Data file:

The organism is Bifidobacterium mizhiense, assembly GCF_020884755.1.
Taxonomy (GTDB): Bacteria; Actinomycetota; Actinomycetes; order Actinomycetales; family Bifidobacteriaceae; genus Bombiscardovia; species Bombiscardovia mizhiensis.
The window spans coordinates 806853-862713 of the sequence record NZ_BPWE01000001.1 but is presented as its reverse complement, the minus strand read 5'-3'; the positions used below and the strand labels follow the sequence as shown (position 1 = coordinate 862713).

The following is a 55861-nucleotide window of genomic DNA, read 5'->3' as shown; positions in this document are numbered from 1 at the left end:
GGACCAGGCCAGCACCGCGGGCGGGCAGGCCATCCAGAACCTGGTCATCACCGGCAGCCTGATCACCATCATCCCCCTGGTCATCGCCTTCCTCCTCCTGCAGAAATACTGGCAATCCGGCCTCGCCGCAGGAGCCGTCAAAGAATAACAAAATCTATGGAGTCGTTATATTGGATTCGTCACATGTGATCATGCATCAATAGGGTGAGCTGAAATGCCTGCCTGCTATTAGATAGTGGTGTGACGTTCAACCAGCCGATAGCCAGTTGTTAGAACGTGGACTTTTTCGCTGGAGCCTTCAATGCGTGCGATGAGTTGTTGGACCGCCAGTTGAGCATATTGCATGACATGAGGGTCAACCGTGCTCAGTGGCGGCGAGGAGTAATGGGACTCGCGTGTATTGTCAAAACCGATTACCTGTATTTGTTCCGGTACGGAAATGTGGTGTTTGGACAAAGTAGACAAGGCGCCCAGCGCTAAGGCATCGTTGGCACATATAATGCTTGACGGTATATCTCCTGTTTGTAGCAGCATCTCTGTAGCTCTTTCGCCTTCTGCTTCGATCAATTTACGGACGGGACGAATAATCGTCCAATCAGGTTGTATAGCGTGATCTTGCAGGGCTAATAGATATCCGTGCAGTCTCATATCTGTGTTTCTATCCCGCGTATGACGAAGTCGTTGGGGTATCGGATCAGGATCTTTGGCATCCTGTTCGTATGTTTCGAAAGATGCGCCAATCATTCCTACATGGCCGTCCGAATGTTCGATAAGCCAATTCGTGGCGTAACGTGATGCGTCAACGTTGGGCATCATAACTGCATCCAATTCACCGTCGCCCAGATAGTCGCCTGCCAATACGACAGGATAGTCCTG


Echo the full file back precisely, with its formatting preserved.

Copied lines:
The organism is Bifidobacterium mizhiense, assembly GCF_020884755.1.
Taxonomy (GTDB): Bacteria; Actinomycetota; Actinomycetes; order Actinomycetales; family Bifidobacteriaceae; genus Bombiscardovia; species Bombiscardovia mizhiensis.
The window spans coordinates 806853-862713 of the sequence record NZ_BPWE01000001.1 but is presented as its reverse complement, the minus strand read 5'-3'; the positions used below and the strand labels follow the sequence as shown (position 1 = coordinate 862713).

The following is a 55861-nucleotide window of genomic DNA, read 5'->3' as shown; positions in this document are numbered from 1 at the left end:
GGACCAGGCCAGCACCGCGGGCGGGCAGGCCATCCAGAACCTGGTCATCACCGGCAGCCTGATCACCATCATCCCCCTGGTCATCGCCTTCCTCCTCCTGCAGAAATACTGGCAATCCGGCCTCGCCGCAGGAGCCGTCAAAGAATAACAAAATCTATGGAGTCGTTATATTGGATTCGTCACATGTGATCATGCATCAATAGGGTGAGCTGAAATGCCTGCCTGCTATTAGATAGTGGTGTGACGTTCAACCAGCCGATAGCCAGTTGTTAGAACGTGGACTTTTTCGCTGGAGCCTTCAATGCGTGCGATGAGTTGTTGGACCGCCAGTTGAGCATATTGCATGACATGAGGGTCAACCGTGCTCAGTGGCGGCGAGGAGTAATGGGACTCGCGTGTATTGTCAAAACCGATTACCTGTATTTGTTCCGGTACGGAAATGTGGTGTTTGGACAAAGTAGACAAGGCGCCCAGCGCTAAGGCATCGTTGGCACATATAATGCTTGACGGTATATCTCCTGTTTGTAGCAGCATCTCTGTAGCTCTTTCGCCTTCTGCTTCGATCAATTTACGGACGGGACGAATAATCGTCCAATCAGGTTGTATAGCGTGATCTTGCAGGGCTAATAGATATCCGTGCAGTCTCATATCTGTGTTTCTATCCCGCGTATGACGAAGTCGTTGGGGTATCGGATCAGGATCTTTGGCATCCTGTTCGTATGTTTCGAAAGATGCGCCAATCATTCCTACATGGCCGTCCGAATGTTCGATAAGCCAATTCGTGGCGTAACGTGATGCGTCAACGTTGGGCATCATAACTGCATCCAATTCACCGTCGCCCAGATAGTCGCCTGCCAATACGACAGGATAGTCCTG